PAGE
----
Hatshepsut: The Female Pharaoh Almost Lost to History

As the sixth pharaoh of the 18th dynasty, Hatshepsut was one of the few – and by far the most successful – women to rule Egypt as pharaoh.

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Brianna LeCompte

I still remember attending my first Trivia night back in 2013. A group of my coworkers were discussing some options for happy hour venues and when we saw that a spot down the street was hosting a Trivia Night, we decided to go for it. I was instantly hooked. When the opportunity arose to join the Last Call team, I was ecstatic. Working with a talented and creative team to spread my love of trivia across the country-what could be better! I currently manage sales and outreach in our west coast areas. Outside of work, I love to travel and am also an avid equestrian and Disney movie lover.

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Who Is Hatshepsut?

Hatshepsut was the eldest daughter born to Egyptian Pharaoh Thutmose I and his queen, Ahmes. After her father’s death around 1492 B.C., she became queen of Egypt at the age of 12 when she married her half-brother Thutmose II. Thutmose II died young, around 1479 B.C. He only had one child with Hatshepsut, a daughter named Neferure. As a result, the throne passed to his infant son Thutmose III, who was born to a secondary wife. 

 

According to custom, Hatshepsut began acting as regent, handling affairs of state until her stepson came of age. However, after roughly seven years, she took the unprecedented step of assuming the title and full powers of a pharaoh herself. With this move, she became co-ruler of Egypt with Thutmose III.


In the past, Egyptologists had been quick to attribute her rise to power as a queen’s ambition. But more recently, scholars have pointed to evidence that her move might have been a response to a political crisis, such as a threat from another branch of the royal family. In this case, it’s more likely that Hatshepsut may have been acting to save the throne for her stepson.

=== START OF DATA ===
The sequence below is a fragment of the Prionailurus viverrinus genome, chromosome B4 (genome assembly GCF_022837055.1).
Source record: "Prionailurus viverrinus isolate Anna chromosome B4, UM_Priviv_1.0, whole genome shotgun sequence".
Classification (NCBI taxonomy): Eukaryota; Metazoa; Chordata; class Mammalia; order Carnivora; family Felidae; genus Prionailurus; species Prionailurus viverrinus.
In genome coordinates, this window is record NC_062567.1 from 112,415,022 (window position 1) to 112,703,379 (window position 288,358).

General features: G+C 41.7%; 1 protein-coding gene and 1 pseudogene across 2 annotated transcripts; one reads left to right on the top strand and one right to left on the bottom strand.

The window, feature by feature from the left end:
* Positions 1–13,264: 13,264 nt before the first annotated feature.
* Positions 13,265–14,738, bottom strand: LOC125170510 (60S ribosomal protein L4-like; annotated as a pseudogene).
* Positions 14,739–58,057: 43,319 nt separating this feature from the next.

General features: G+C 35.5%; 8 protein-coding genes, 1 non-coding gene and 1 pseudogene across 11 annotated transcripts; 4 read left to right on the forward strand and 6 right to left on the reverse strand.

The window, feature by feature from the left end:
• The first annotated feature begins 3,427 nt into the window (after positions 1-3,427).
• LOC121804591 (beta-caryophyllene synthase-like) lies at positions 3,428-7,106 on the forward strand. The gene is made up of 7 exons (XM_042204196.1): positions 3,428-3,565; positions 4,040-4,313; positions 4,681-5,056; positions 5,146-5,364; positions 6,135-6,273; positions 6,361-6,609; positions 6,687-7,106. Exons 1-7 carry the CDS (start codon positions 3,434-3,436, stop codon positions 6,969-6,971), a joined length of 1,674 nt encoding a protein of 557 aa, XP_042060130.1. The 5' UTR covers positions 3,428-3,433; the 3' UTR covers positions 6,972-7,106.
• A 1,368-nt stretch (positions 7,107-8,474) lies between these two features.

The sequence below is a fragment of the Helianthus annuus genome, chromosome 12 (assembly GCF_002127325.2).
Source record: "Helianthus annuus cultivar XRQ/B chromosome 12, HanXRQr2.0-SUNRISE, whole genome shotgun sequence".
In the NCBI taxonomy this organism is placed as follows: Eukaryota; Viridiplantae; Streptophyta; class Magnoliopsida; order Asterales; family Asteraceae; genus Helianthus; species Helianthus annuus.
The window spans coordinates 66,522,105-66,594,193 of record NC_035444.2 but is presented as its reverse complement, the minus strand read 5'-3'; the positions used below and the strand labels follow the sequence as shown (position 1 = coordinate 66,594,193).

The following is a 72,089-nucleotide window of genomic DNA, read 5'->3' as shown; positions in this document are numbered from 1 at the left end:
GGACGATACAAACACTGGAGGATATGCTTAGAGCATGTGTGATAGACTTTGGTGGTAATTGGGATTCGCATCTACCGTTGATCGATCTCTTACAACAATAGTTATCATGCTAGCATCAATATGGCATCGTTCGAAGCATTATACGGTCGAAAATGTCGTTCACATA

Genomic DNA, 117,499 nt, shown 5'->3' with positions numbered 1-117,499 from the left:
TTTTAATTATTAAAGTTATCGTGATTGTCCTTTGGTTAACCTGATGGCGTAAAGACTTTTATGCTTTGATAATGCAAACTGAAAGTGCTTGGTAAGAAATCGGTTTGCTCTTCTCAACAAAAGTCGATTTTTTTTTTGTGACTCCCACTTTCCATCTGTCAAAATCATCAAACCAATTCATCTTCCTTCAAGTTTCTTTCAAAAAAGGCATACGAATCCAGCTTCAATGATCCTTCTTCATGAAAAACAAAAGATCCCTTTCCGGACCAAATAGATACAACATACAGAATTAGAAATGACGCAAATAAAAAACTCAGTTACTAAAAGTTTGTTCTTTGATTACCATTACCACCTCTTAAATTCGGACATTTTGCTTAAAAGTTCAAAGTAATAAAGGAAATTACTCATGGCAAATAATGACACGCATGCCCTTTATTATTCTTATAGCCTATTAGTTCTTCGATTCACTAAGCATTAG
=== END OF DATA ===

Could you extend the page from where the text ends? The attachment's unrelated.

Reign As Pharaoh

When she ascended to the throne, Hatshepsut was only the third woman to become pharaoh in 3,000 years of ancient Egyptian history, and the first to attain the full power of the position. One of the most famous Egyptian leaders, Cleopatra, also exercised such power, although not until 14 centuries later.

 

Knowing that her position of power was controversial, Hatshepsut fought to defend its legitimacy. She emphasized her royal lineage and made claims that her father had named her as his successor. She also ordered that she be portrayed as a male pharaoh in statues and paintings, sporting a beard and muscular frame. These efforts may have been helpful in turning popular opinion in her favor. But the major reason for the acceptance of Hatshepsut’s unprecedented position of power is that she was an incredibly successful pharaoh.


She undertook many ambitious building projects, including the enormous memorial temple at Deir el-Bahri, considered one of the architectural wonders of ancient Egypt. She also authorized a valuable trading expedition to the distant land of Punt which brought back vast riches including ivory, ebony, gold, leopard skins, and incense. Overall, Hatshepsut’s reign was peaceful, as her foreign policy was focused on gaining power and wealth through trade rather than war.

Hatshepsut’s Legacy

It’s believed that Hatshepsut died in her mid-40s, around the year 1458 B.C. She was buried in the Valley of the Kings and had her father’s sarcophagus reburied in her tomb as a final way to legitimize her reign. After her death, her stepson Thutmose III went on to rule alone for roughly 30 more years.

 

Despite Hatshepsut’s successful time as pharaoh, she was largely unknown until the early 19th century. This is because late in his reign, Thutmose III had nearly all evidence of her reign destroyed. Her statues were torn down, her monuments were defaced, and her name was removed from the official king list. It’s unknown why Thutmose III erased proof of her legacy. But some common theories include that he intended to either erase the example of a powerful female ruler, or close the gap in the dynasty’s line of male succession.

 

Hatshepsut’s existence was largely lost to history until 1822 when archaeologists were able to decode and read the hieroglyphics on the walls of Deir el-Bahri. This finally provided scholars with the story of her reign. Hatshepsut’s mummy was also recently discovered in 2007, and it’s now housed at the Egyptian Museum in Cairo.

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